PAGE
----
One Overlooked Detail in Government's Electric Vehicle Scheme Could Have Seismic Effect on Our Environment
Those wonderful electric cars we’re supposed to be driving have an environmental downside besides the dirty batteries.
It seems human behavior has gotten in the way of technology. Electric car advocates are pointing out a problem apparently nobody thought of: Tax breaks to buy electric cars will increase emissions.
You read that right.
Here’s the situation, according to recent peer-reviewed research published in Nature Sustainability.
People will take advantage of tax subsidies to buy electric vehicles. However, an electric vehicle needs to travel a certain number of miles in its lifetime — 28,069 to 68,160 — to provide enough emissions savings to offset the substantial environmental costs of its production.
The human behavior issue, the researchers wrote, is that the emerging pattern is for people to buy an electric vehicle as a second car. And households tend to put more mileage on their primary car.
So the electric vehicle grabs its tax break but languishes as a garage queen, unable to pay for its planet damage while the internal combustion primary car continues on its smoky way.
“It’s important to understand that federal EV subsidies as they exist today reward the purchase of electric cars, not the use of electric cars,” Dr. Ashley Nunes, lead author of the study, told Streets Blog.
“That’s not a good use of government capital,” according to Nunes, a research fellow at Harvard.
Building an electric vehicle produces some 70 percent more emissions than making a gasoline-powered car, Streets Blog reported. The bulk of the emissions comes from battery manufacturing.
To achieve enough mileage to amortize their environmental costs, households need to keep electric cars for five to 13 years, according to Nunes. Many don’t but scrap the vehicles, meaning their development ultimately harmed the environment.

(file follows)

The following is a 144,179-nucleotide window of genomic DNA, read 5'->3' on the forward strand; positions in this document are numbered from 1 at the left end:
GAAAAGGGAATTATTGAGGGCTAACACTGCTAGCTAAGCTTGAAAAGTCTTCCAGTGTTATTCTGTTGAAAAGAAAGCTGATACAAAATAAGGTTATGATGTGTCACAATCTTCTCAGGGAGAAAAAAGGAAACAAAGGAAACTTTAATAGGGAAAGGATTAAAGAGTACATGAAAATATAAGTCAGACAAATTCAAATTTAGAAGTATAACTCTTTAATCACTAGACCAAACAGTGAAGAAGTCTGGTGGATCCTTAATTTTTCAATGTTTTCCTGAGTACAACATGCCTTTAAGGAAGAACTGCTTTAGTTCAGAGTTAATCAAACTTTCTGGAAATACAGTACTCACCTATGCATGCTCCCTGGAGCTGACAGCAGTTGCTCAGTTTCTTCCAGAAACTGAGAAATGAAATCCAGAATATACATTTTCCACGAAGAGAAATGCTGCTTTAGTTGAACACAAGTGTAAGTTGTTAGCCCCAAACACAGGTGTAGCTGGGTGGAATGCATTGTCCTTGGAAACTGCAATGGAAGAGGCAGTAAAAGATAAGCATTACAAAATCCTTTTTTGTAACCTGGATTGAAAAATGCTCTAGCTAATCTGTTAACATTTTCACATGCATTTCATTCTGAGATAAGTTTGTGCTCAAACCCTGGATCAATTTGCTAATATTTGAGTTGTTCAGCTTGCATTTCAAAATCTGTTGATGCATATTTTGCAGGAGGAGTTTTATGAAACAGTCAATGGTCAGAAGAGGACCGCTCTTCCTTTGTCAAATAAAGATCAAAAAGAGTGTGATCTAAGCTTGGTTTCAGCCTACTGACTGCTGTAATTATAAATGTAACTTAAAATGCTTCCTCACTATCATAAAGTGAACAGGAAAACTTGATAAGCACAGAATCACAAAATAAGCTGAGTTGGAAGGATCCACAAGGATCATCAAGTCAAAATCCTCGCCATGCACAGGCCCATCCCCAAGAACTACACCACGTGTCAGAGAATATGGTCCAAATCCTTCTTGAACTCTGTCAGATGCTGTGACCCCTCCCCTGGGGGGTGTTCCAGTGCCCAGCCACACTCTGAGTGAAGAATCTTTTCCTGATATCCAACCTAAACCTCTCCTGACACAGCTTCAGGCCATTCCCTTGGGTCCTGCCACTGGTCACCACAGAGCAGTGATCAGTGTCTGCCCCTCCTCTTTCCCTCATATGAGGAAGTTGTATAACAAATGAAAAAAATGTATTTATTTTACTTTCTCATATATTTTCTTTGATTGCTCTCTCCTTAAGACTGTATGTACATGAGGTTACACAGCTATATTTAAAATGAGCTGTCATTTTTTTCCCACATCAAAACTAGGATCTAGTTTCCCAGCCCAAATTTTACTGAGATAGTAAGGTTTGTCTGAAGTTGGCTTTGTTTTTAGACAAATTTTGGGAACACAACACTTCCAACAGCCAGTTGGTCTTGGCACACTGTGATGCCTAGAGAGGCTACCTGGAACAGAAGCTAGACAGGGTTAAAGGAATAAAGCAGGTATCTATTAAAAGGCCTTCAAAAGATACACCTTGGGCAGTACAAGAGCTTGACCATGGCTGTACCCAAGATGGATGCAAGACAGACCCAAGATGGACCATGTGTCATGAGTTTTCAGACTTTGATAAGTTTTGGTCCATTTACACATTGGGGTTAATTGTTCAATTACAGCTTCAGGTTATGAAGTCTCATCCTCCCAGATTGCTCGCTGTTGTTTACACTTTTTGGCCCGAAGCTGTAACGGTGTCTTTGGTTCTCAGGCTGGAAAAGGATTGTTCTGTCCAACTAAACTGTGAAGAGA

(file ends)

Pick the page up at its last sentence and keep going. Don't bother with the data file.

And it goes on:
In California, the typical electric car is only driven 5,000 miles per year.
With the average length of American car ownership at 6.61 years, Nunes said there need to be tax incentives for buyers to purchase used electric vehicles.
Electric cars may have a place in urban areas like Los Angeles or Denver with geography that invites problems like smog. Vehicle range and charging issues may not be a problem there.
But pushing untried electric vehicles while attempting to dismantle the fossil fuel network seems a bit strange. Indeed, it’s suspicious.
“Over the past 30 or 40 years, both political parties, but particularly Democrats, have talked a lot about climate change,” Nunes said.
“But instead of selling us electric cars, what they should be working towards is disincentivizing car ownership. … This notion that all we need to do is throw more money at green tech and no one needs to change anything else — to me, that’s really misguided.”
That’s the bottom line, ultimately — to get you out of your car.
I didn’t say that, conspiracy theory fans.
That’s from a Harvard-based researcher.
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